GOTHAM (2014): Pilot Review

Published by Shah Shahid on

The Fall 2014 Season of Television premiered last night with the first new show of the season, DC Comics GOTHAM. Serving as an Origin story, GOTHAM can be best described as Batman’s SMALLVILLE (My Review here). Focusing on the inhabitants of this legendary city, the show seeks to explore the origins of the villains, heroes and other supporting characters that have lived in and been shaped by this city… all from the perspective of rookie detective, and future ally of one of the most iconic superheroes of all time, Detective James Gordon.

GOTHAM sets the stage right away for what it will be dealing with. The first sequence of the show gives us a young woman traipsing along the rooftops of Gotham and stealing whatever she can get her hands on when she becomes witness to one of the most legendary incidents of comic-dom: the death of Thomas & Martha Wayne. We are then introduced a young rookie Jim Gordon, bright eyes and idealistic who ends up getting the call to investigate the murders. The death of the Wayne’s acts as a catalyst that sets Gordon on his path of righteous-ness, that apparently shapes and molds him into the Commissioner that we all know and love in other Batman iterations.

Ben McKenzie as Jim Gordon & David Mazouz as Bruce Wayne in Gotham

the beginning of a beautiful friendship…

The show starts off at a fairly brisk pace, and conflicts are introduced almost immediately. Young Gordon, played by Ben McKenzie is warned to keep his head down and go with he flow, the flow being the corruption that has infiltrated every aspect of the city. Villains are introduced, some subtly while others more obviously. Jada Pinkett Smith’s Fish Mooney is a midlevel Mob Boss who’s quite chummy with Gordon’s partner, a jaded and corrupt cop Lubbock, played to perfection by Donal Logue. The Wayne’s murder is almost too easily solved, only for Gordon to find out that it was a frame job by his own partner in cahoots with Mooney. Tensions flare as Gordon’s perception of his new partner and city is turned upside down. Trying to take matters into his own hands he gets captured, along with his partner Bullock when he comes to ‘rescue’ him. In an unlikely turn of events, Carmine Falcone, the biggest mob boss of the town shows up to rescue them, revealing a past friendship with Gordon’s father.

Donal Logue as Harvey Bullock & Ben McKenzie as Jim Gordon in Gotham on Fox

the dynamic duo before the dynamic duo…

John Doman gives a regale performance as Carmine Falcone, as he explains the fragile nature of Gotham City to the rookie Gordon. Blurring the lines between hero and villain, Falcone states he wants the best for the city, while acknowledging the need for Law & Order in Organized Crime.  It’s an intense scene as it’s hard to know if Falcone is the prime antagonist or sort of a grey character, for a larger villain at play. Of course there are political inner workings between Police and Crime, and all the other supporting characters that we have yet to be made intimate to. Even Barbara Keane, Gordon’s fiancée has secrets we aren’t fully aware of yet.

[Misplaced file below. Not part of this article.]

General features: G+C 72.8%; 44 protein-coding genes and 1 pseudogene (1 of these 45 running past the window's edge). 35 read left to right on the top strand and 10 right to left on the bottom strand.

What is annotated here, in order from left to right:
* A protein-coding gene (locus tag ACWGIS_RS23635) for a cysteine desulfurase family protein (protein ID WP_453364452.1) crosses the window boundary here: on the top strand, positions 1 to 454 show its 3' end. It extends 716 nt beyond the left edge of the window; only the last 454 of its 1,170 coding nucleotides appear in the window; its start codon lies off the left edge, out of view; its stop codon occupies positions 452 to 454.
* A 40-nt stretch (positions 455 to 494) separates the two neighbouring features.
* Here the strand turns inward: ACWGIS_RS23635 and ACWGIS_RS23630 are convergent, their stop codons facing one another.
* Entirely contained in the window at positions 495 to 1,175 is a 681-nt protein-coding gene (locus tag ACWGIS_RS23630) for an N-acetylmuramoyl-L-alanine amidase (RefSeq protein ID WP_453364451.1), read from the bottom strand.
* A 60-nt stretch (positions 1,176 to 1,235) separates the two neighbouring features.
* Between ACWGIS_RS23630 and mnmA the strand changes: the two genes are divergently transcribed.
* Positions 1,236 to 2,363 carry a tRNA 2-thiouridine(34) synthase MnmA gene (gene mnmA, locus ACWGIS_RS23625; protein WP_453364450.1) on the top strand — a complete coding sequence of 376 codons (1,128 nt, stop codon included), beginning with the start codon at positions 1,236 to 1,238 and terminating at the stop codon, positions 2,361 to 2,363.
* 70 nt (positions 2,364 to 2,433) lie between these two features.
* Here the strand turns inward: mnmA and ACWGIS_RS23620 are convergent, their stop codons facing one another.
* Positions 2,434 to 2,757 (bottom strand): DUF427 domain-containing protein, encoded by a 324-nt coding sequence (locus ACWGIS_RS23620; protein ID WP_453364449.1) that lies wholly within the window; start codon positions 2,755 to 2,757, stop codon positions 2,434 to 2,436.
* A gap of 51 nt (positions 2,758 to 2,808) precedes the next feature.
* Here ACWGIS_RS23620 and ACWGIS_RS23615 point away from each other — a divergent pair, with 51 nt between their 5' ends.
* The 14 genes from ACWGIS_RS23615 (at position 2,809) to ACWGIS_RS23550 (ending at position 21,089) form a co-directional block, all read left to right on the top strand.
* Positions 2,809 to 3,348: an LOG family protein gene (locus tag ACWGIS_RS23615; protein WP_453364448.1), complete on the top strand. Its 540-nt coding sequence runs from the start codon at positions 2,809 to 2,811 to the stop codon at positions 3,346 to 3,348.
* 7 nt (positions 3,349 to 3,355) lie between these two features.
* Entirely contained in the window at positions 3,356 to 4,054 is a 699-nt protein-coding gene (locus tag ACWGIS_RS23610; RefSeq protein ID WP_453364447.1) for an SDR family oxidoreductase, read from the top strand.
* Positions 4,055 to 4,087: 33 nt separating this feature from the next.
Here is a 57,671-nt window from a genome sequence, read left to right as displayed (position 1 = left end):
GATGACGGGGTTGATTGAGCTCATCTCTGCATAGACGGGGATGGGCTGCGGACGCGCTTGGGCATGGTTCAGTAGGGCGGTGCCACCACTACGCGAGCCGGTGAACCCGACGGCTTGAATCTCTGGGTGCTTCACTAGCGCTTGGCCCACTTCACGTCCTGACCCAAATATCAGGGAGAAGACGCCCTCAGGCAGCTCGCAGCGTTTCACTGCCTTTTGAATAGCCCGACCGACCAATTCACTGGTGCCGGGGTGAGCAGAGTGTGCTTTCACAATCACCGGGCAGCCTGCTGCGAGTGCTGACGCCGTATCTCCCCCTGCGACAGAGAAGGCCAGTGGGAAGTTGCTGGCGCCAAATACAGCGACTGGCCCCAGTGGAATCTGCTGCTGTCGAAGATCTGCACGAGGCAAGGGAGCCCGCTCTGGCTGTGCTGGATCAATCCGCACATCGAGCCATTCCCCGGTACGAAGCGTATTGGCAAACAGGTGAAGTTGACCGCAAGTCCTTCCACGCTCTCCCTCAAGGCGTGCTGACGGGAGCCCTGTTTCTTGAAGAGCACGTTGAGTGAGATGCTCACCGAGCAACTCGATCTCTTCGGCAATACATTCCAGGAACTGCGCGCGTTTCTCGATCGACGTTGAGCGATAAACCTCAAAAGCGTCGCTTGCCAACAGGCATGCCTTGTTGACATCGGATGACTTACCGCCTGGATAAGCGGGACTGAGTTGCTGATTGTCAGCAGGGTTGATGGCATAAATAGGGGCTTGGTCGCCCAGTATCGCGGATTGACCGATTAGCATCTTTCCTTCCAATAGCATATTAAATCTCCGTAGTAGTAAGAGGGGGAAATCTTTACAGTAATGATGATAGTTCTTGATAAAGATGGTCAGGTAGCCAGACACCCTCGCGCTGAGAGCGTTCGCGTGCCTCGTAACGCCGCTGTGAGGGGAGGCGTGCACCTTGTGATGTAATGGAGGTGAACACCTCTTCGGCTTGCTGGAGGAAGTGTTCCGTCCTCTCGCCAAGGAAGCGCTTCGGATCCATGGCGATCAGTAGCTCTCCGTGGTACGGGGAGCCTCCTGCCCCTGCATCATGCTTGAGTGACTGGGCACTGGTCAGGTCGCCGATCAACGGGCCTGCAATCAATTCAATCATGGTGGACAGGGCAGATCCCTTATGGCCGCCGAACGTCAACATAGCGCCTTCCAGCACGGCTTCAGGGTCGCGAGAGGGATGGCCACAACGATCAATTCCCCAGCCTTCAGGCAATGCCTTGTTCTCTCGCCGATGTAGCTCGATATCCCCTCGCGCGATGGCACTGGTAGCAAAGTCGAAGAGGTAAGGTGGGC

The show is really from Gordon’s point of view as the main character, and the audience is just as clueless s as him regarding all that’s going. It’s amazing how GOTHAM creates such confusion and throws into doubt everything we know about good and bad guys in what is shaping up to be an epic story. There are moments that are less than desirable in such a show, such as Fish Mooney’s character, who comes off a little over the top, however here’s hoping Jada Pinkett-Smith can pull it out of the fire. Some of Logue’s deliveries seemed a little melodramatic in contrast to McKenzie’s straight laced expressions, but in TV, everyone needs a few episodes to settle into the skin of their characters. The portrayal of Alfred Pennyworth by Sean Pertwee was probably the most divergent from the comics, as instead of being a sombrely British butler, he’s a crass, smart alec with loads of sass.

Ben McKenzie as Jim Gordon & Robin Lord Taylor as Oswald Cobblepot in Gotham

the first confrontation…

GOTHAM does a good job of setting the stage without going exposing too much, or explaining every little thing. The scenes between Gordon and a young Bruce Wayne are probably the best in the Pilot episode, as they give of epic vibes with every line. Despite not being present, Bruce’s character may get his own subplot, but the Pilot episode rarely spent any time on him or his ‘conquering fear’ approach, but rather kept the focus on Gordon. If this changes through the season remains to be seen. So far in the Pilot alone, the show is off to a good start, and will hopefully be a series that reinvents many characters in a Universe that we know all too well.

Shah Shahid

Entertainment Writer | Film & TV Critic | Bollywood Blogger | Host of Split Screen Podcast | Proud Geek Girl Dad


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